- Subscriptions focused on personal development are growing just as quickly as professional subscriptions. Barnes shared in an email with Protocol that organizations are really focused on providing their employees with content that meets both their personal and professional needs. Due to growing demand, Go1 has added content around project management and improving communication, as well as productivity.
- Barnes said there’s also interest in classes that help develop the soft skills that make a person a better leader or teammate.
Top reasons companies invest in non-job related courses:
- Retention, Retention, Retention: “We’ve seen organizations increasingly focus on what it takes to attract and retain quality employees. We’re no longer in an era where office snacks are the beginning and end of what companies do to invest in their teams. Organizations need to look for innovative resources that allow employees to grow in their role and how they can apply those learnings to their next job, whether it’s within the company. »
And it’s not just about keeping employees engaged. The focus is on the engagement and support of the HR and training and development teams.
- Content specific to human resources and training and development is currently trending on Go1, as the platform offers more courses on the future of work, the big quit and how to retain talent. “Organizations can see what other organizations are doing, how they’ve succeeded and where they’ve struggled, and can take that knowledge and refine it to make it work for them. Now more than ever, companies need to have conversations about what their employees expect of them and how they can help them achieve their goals,” he said.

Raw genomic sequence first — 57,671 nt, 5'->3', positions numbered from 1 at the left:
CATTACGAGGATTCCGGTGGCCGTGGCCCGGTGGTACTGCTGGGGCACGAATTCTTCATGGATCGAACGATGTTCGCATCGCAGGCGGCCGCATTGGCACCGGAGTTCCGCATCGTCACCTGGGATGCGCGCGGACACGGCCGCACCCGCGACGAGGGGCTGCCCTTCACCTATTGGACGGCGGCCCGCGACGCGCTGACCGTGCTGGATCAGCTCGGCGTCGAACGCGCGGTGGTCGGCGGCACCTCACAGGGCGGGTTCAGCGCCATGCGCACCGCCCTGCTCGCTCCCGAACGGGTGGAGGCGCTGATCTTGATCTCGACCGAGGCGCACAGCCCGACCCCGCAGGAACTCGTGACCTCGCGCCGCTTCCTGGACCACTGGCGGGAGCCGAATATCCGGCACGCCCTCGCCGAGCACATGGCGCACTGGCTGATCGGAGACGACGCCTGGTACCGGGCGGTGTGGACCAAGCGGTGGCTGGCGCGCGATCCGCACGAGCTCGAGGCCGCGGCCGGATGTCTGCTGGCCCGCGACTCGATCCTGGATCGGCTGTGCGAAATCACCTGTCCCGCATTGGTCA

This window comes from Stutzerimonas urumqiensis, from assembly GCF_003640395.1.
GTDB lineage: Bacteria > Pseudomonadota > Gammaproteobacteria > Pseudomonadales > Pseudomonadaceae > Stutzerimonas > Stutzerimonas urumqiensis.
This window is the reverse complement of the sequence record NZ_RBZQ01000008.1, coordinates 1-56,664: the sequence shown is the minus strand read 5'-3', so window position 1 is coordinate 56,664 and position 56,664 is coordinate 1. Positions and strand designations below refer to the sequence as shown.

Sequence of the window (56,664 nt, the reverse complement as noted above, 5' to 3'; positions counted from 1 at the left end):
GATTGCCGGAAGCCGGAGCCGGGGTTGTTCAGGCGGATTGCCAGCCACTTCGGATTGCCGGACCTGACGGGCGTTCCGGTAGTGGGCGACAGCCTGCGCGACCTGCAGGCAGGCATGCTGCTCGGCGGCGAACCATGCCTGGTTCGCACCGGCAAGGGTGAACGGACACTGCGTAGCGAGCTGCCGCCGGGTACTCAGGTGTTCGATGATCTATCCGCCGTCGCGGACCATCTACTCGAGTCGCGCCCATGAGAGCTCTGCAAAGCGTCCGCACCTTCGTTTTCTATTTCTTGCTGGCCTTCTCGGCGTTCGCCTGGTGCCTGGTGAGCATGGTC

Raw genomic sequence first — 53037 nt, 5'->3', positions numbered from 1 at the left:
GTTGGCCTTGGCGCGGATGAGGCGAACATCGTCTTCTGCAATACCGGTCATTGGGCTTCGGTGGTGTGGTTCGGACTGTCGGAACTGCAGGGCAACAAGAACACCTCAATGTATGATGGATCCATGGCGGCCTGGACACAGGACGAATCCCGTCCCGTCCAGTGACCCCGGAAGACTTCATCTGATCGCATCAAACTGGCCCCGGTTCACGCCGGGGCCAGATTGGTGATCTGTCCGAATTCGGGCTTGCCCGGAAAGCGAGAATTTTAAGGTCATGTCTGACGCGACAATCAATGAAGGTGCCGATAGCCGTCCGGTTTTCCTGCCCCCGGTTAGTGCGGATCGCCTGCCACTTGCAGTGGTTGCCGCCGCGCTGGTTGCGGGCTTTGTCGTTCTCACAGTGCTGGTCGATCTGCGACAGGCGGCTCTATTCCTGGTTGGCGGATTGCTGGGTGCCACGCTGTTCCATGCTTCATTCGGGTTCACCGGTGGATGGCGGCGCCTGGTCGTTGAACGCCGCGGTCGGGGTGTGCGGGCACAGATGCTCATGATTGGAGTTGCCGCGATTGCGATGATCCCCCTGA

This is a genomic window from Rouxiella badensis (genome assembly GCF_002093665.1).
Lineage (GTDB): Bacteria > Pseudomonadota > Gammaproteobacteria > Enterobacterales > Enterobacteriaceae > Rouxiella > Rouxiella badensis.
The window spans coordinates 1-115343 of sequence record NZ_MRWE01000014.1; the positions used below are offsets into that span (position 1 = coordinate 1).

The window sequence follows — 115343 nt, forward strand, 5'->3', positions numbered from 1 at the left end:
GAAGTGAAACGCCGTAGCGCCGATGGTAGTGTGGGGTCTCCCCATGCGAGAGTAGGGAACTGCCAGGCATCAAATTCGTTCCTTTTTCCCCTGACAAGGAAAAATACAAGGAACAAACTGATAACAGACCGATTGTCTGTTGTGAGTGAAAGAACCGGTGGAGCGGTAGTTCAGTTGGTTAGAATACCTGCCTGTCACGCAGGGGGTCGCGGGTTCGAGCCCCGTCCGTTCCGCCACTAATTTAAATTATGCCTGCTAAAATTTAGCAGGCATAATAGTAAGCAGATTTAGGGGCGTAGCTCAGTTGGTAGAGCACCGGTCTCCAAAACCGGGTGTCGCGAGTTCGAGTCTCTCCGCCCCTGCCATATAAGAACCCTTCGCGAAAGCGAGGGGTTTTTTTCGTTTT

— Amber Burton, journalist (Twitter | E-mail)
Today’s tips and tools
Many of my protocol colleagues flew out for our company retreat this week, so I thought this AirPods travel hack from CNN Underscored would be appropriate. AirFly lets you connect Bluetooth AirPods to TV screens on an airplane that only have headphone jacks.
—Lizzy Lawrence, Journalist (E-mail | Twitter)
A MESSAGE FROM RINGCENTRAL
The speed at which security has been tightened over the past 12 months has been a derivative benefit of what we have seen during the pandemic. Privacy, compliance and security are three legs of the same stool. What we are seeing more and more is that this intersection continues to occur. RingCentral has invested in all of these.
“Why didn’t Lyft do anything?”
A Lyft driver, Kristian Philpotts, was killed on the job, and now his mother, Marla Rice, is calling on the company to beef up its safety features and do more for the victims and their families. Rice spoke to my colleague Issie Lapowsky about what happened to her son: “I want Lyft to pull itself together…There are so many things that have gone wrong. Lyft told Protocol that it is working hard to develop safety features to keep drivers safe, including texting, partnering with ADT and establishing a 24/7 safety team. /7. Lyft isn’t the only one with security issues. Gig Workers Rising revealed that more than 50 gig workers have been killed on the job since 2017, not counting those who died in traffic accidents. The majority were Lyft and Uber drivers.
Read the full story.
A MESSAGE FROM RINGCENTRAL
At RingCentral, we strive to make hybrid working easier for organizations so they can better set up, run, and manage their business. We wonder what is the benefit we can get, or afford, that is better than the best in class in the industry?
Thoughts, questions, advice? Send them to [email protected]. Good day, see you Sunday.